In our prospective followup of 1035 consecutive games with break-away bases, two sliding injuries occurred. When comparing these results to our results in Phase II of the study, the trend of diminishing sliding injuries secondary to break-away bases was reinforced. In Phase III, one injury occurred for every 517.5 games (0.19%).

In a biomechanical study of sliding by Corzatt et al., [1] sliding was analyzed kinematically. Four phases were identified: the sprint, attainment of the sliding position, the airborne phase, and the landing phase. The authors indicate that injuries occurred in the last phase, the landing phase, where a small amount of the body area is not only used to absorb the shock of impact but also is subjected to high horizontal velocities as the base is contacted.

The quick-release feature of the break-away bases decreases the impact load generated against the athlete's limb and the subsequent trauma inflicted upon it. Sliding players come in all sizes and approach the bases from all angles, 80 that no one preventive system can be completely foolproof The forces generated by the trajectory athlete against the ground or other players may still be more than sufficient to result in severe injuries to the musculoskeletal system.

Prevention of sliding injuries would be beneficial to the athlete. Reduction of losses sustained by the player, the player's employer, and insurance carriers could be realized. The extra cost for a set of break-away bases ($350 compared to $1c,0 a set for standard bases) is far outweighed by the potential savings in health care costs if a sliding injury can be prevented.

An actuarial analysis by the Section of Epidemiology and Injury at the Centers for Disease Control has estimated, based on Phase II of our study, that by changing from stationary to break-away bases across the United States, approximately 1.7 million injuries per year would be prevented and over $2.0 billion in medical care costs per year could be saved.[4]

Injuries are inherent in any recreational activity. Most base sliding accidents result from judgment errors of the runner, poor sliding technique, and inadequate physical conditioning. Break-sway bases can serve as a passive intervention to modify the outcome of these factors. The use of break-away bases decreases injuries without player involvement or altering the play, excitement, entertainment, competition or interest in the game. This intervention was also independent of players, umpires, weather, or the time of day.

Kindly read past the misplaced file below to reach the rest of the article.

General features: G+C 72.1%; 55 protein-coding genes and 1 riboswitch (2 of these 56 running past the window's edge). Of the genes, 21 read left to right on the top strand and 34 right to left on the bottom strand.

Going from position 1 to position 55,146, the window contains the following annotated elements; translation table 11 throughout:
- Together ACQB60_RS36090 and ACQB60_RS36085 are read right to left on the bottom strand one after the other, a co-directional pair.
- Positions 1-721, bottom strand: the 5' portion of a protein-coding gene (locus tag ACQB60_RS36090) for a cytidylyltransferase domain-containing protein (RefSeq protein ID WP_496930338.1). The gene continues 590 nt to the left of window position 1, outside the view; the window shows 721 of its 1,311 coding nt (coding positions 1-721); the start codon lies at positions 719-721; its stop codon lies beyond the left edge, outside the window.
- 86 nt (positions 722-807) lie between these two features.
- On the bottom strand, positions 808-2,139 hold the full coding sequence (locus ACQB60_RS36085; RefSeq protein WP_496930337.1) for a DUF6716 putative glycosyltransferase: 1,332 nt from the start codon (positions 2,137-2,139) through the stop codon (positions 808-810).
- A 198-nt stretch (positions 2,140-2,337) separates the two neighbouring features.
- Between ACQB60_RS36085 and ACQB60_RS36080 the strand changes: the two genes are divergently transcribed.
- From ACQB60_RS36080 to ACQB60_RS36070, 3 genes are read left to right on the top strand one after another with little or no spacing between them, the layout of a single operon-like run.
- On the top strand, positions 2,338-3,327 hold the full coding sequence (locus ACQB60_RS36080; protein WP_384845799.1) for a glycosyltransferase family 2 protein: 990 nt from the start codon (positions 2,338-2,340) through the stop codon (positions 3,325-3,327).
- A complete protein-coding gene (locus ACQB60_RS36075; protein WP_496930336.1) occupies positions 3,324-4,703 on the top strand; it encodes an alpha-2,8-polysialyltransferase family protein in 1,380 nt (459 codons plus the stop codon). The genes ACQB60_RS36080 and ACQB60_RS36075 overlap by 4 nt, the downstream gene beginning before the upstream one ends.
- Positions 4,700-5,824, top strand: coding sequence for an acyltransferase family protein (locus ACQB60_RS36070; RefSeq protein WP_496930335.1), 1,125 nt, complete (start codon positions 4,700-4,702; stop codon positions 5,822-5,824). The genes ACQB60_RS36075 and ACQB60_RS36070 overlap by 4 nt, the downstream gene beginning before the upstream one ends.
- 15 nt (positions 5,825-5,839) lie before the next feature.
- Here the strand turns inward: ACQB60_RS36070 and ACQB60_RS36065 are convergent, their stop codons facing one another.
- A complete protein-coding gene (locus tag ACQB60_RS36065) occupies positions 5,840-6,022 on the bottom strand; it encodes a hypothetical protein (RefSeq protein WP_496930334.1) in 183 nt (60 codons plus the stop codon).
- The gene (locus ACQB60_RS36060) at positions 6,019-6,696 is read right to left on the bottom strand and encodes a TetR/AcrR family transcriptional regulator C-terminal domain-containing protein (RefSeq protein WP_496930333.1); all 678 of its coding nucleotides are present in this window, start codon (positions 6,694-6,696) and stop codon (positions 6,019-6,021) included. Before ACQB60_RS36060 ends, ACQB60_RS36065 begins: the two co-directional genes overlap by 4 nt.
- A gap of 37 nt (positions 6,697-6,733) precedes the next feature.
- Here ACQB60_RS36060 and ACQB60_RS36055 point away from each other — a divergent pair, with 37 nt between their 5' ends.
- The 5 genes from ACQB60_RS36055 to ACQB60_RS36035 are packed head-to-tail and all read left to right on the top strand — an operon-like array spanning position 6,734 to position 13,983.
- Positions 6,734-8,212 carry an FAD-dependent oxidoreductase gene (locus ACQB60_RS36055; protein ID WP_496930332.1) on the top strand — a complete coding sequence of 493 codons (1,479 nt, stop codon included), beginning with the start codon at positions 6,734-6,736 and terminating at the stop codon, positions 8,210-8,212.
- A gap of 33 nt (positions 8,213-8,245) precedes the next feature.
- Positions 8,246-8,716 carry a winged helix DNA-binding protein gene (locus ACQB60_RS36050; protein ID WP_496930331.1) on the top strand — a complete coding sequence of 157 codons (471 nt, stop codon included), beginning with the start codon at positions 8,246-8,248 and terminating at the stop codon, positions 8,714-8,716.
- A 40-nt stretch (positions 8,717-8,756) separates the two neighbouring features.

Sports-related injuries are expensive for the player, the employer, and the insurance carrier. Economic costs are, of course, an important concern when the long-term health of the athlete is impaired by a sliding injury. The use of break away bases decreases the number and severity of softball injuries. Break-away bases are cost-effective and safer than standard stationary bases. In recreational softball leagues, the use of break-away bases should be mandatory.

ACKNOWLEDGMENTS

The authors gratefully acknowledge the invaluable help of Dr. David Amato of the Department of Biostatistics, University of Michigan, for his help with the statistical analysis, and the Rogers Sports Corporation based in Elizabethtown, Pennsylvania, for the donation of some of the bases used in this study.

REFERENCES

  1. Corzatt RD, Groppel JL, et al. The biomechanics of head first versus feet-first sliding. Am J Sports Med 1984;12:229
  2. Janda DH, Hankin FM, Wojtys EM. Softball injuries, cost, cause, prevention. Am Fam Physician 1986;33:143-4.
  3. Janda DH, Wojtys EM, et al. Softball sliding injuries. A prospective study comparing standard and modified bases. JAMA 1988;259:1848-50.
  4. Janda DH, Wojtys EM, et al. Softball sliding injuries-Michigan, 1986-1987. MMWR 1988;37:169-70.
  5. Peterson TR The cross-body block, the major cause of knee injuries. JAMA 1970;211:211-4.
  6. Product summary report:National Electronic Injury Surveillance System/Hazard Identification and Analysis. National Injury Information Clearinghouse, 1982:19-20.

This article was published as:
"A Three Phase Analysis of the Prevention of Recreational Softball Injuries"
The American Journal of Sports Medicine
Vol. 18, No. 6, 1990, pp. 632-635
Janda DH, Wojtys FM, Hankin FM, Benedict ME, Hensinger RN

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Copyright © 2001 The Institute for Preventative Sports Medicine. All rights reserved.